Anyway, the story is about a bureaucrat in the Russian Bureaucracy who is mid-ranking, but not so high up that he would be considered, or even welcomed into, the nobility (according to Wikipedia he is a titular counciler, which is rank 9 on the table of ranks). Looking at the tables it certainly seems that he isn't low ranking, but then again I would hardly call him high ranking either – it seems that he is at one of those ranks which provide a comfortable living, but not really have all that much infuence. The problem is that our hero is a bit of an anti-social character, but the doctor prescribes the solution of going to a party, however he ends up going to the wrong party, and after making an idiot of himself, gets kicked out. Actually, this almost sounds like the type of advise a clueless psychologist would offer.


This is where the bulk of the novel starts because on the way home he meets somebody who sort of looks like him, but is much younger, and much more dashing, than he is, to the point that everybody likes him, and our hero eventually goes insane and is dragged off to the mental asylum. This is the thing about new people, especially dashing and popular new people – they have the ability to take the attention away from us, and this has the effect of making us really, really jeolous. In fact I have known people who will work their way into the lives of new people, and either cosy up to them, or become a toxic leach, and they usually do this because, well, are are pretty insecure in and of themselves and are basically preventing themselves from having these dashing individuals come in and undermine their position (though of course their positions are generally all in their heads anyway).


It is interesting that Dostoyevski uses the idea of the double, or the Doppleganger, in this book, because the idea is that this person comes in and takes your place. This isn't the demonic creature, that basically kills you and then infiltrates your circle of friends, but rather a dark, rather human, aspect – it is the fear of becoming obsolete. In a way our protagonist sees a lot of himself in his double – maybe this is what he was like when he was much younger, but as he grows older, and his life begins to stagnate, this younger version of himself is coming into his life to take it away from him. Yet it is even more horrific when it seems that all of our friends are turning from us to this new person, yet we don't trust this new person – it is not that he is doing anything bad, it is just that our perception is that this person is dangerous, and we want everybody to see how dangerous this person actually is. The catch is that sometimes we might be right, otherwise we might be dead wrong.


Yet maybe it is just that psychological fear within us – is it the case that the older we get the more anti-social we become, or does it have more to do with the fact that the older we become, the more people we encounter that are not all that pleasant. In a way the more people that hurt us, the less trustworthy of people we become, and while it is all well and good to say that we should treat everybody like a blank slate, sometimes it isn't the easiest of things to do, especially if you are working in a position, such as a ticket inspector on public transport, that tends to bring out the worst in people. In fact, sometimes I wonder whether a ticket inspector would actually admit to people that they are ticket inspectors, or whether they just say that they work for the public transport authority in customer service?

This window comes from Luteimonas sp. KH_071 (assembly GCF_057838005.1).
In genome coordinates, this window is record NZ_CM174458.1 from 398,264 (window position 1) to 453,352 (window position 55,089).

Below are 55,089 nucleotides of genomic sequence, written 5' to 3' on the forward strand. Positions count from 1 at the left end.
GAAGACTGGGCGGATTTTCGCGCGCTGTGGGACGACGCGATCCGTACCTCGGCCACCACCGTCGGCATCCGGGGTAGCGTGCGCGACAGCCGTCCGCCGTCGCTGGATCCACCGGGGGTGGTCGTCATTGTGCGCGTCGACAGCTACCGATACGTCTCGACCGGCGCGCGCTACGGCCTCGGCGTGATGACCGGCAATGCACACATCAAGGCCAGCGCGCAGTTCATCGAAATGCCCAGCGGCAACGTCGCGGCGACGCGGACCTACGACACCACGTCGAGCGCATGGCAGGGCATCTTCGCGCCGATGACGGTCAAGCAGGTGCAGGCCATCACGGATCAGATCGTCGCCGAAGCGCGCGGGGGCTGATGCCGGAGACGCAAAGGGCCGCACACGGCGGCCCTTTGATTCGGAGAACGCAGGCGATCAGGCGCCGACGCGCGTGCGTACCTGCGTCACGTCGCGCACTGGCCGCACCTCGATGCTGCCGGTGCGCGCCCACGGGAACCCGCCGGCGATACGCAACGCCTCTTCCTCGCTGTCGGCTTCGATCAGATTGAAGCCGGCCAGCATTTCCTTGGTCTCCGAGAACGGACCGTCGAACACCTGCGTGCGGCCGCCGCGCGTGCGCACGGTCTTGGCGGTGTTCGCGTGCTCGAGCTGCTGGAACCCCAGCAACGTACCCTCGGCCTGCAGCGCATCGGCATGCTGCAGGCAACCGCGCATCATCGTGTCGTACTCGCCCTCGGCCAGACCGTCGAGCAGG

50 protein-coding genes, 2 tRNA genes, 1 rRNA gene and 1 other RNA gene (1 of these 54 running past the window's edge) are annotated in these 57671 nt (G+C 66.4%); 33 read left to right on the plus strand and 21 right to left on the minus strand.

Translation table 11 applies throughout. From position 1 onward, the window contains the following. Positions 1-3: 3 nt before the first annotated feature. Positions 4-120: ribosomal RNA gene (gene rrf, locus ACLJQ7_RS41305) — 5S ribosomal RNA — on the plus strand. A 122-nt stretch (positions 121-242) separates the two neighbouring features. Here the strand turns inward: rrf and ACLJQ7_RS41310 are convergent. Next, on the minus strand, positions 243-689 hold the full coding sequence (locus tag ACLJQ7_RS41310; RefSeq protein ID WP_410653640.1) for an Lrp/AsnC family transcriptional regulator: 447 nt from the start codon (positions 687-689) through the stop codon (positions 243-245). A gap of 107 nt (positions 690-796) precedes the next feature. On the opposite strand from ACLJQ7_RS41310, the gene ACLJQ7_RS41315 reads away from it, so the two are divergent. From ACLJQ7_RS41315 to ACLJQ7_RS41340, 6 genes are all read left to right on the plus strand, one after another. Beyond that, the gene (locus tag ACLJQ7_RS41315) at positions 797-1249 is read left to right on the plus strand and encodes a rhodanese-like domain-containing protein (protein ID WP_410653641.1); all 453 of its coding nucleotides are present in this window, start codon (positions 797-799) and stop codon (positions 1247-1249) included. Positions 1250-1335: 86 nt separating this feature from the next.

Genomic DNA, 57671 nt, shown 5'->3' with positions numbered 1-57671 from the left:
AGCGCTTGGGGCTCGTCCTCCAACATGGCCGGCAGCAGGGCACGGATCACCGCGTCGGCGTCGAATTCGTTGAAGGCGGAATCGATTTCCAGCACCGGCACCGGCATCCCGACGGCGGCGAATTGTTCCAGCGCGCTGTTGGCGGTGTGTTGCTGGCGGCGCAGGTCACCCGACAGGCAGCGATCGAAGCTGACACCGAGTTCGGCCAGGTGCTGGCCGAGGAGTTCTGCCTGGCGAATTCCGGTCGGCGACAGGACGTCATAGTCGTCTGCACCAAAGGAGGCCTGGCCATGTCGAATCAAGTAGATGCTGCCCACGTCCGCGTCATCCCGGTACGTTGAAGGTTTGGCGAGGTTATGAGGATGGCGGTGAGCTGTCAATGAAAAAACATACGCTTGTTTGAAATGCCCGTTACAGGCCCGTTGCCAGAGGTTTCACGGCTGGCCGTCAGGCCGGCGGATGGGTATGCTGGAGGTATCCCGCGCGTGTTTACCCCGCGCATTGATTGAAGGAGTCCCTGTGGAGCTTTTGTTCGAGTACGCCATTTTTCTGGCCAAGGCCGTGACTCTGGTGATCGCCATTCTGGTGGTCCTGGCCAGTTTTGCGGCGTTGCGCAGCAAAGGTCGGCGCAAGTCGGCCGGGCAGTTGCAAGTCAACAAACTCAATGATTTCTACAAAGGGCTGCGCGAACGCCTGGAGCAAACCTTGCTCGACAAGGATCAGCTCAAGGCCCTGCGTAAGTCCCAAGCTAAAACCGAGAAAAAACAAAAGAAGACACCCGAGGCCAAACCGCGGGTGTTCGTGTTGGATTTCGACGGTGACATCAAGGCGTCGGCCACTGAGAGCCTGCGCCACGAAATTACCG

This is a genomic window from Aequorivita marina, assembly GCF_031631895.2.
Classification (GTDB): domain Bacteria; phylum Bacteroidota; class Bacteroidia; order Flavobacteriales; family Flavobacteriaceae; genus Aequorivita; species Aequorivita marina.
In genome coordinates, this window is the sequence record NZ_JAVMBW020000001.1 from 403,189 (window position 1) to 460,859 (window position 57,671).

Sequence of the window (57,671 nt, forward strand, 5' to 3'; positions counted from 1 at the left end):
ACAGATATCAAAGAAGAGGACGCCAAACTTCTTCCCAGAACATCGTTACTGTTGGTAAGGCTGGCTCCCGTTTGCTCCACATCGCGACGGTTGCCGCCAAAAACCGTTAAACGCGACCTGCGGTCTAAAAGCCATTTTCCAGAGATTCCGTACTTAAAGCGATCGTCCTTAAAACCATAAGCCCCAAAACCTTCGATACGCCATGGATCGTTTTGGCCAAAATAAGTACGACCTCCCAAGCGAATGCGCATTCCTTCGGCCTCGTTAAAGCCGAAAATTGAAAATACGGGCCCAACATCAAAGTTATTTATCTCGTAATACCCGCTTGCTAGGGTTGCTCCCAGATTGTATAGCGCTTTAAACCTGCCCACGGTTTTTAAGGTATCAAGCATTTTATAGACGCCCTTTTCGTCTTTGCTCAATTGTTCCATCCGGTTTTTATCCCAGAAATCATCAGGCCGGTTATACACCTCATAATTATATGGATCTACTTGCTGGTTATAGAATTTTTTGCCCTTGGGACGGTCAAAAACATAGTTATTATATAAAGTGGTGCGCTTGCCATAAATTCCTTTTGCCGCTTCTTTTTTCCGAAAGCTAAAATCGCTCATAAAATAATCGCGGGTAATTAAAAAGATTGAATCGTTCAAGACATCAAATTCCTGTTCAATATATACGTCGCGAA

Yet, it is one of those roles that seems to bring out the worst the people, that seems to attract the wrath and aggression of the community around you. Sure, that may also be the case with politicians, yet the thing is that they have this ability to be able to shield themselves from the world – the thing with most, if not all, politicians is that around half of the electorate didn't vote for them, and half of the electorate really doesn't like them. Is it also the case with police officers, but I'm sure there are countless numbers of occupations out there where all you tend to get is criticism as opposed to thanks and gratitude.


This, unfortunately, has its ability to wear one's character down, so no wonder our hero becomes ever more cynical and anti-social. In a way he is jealous of his double, namely because he does see himself in him, yet doesn't know how to break out of his own shell, and his own paranoia. In a way it is not that his double doesn't like him, or is trying to poison his world, but rather our hero is looking at him from the outside, wanting to be like him, to be accepted, but somehow failing immensely. Yet while we are watching the events unfold through the eyes of our hero, I can't help but think that maybe, just maybe, we are also in the position of the double – in the end it all comes down to attitude – the double succeeded because he didn't let the hero's hatred get to him, and simply got on with life, while the hero let his range and jealousy burn up inside of him until he snapped.

Source: www.goodreads.com/review/show/1891379393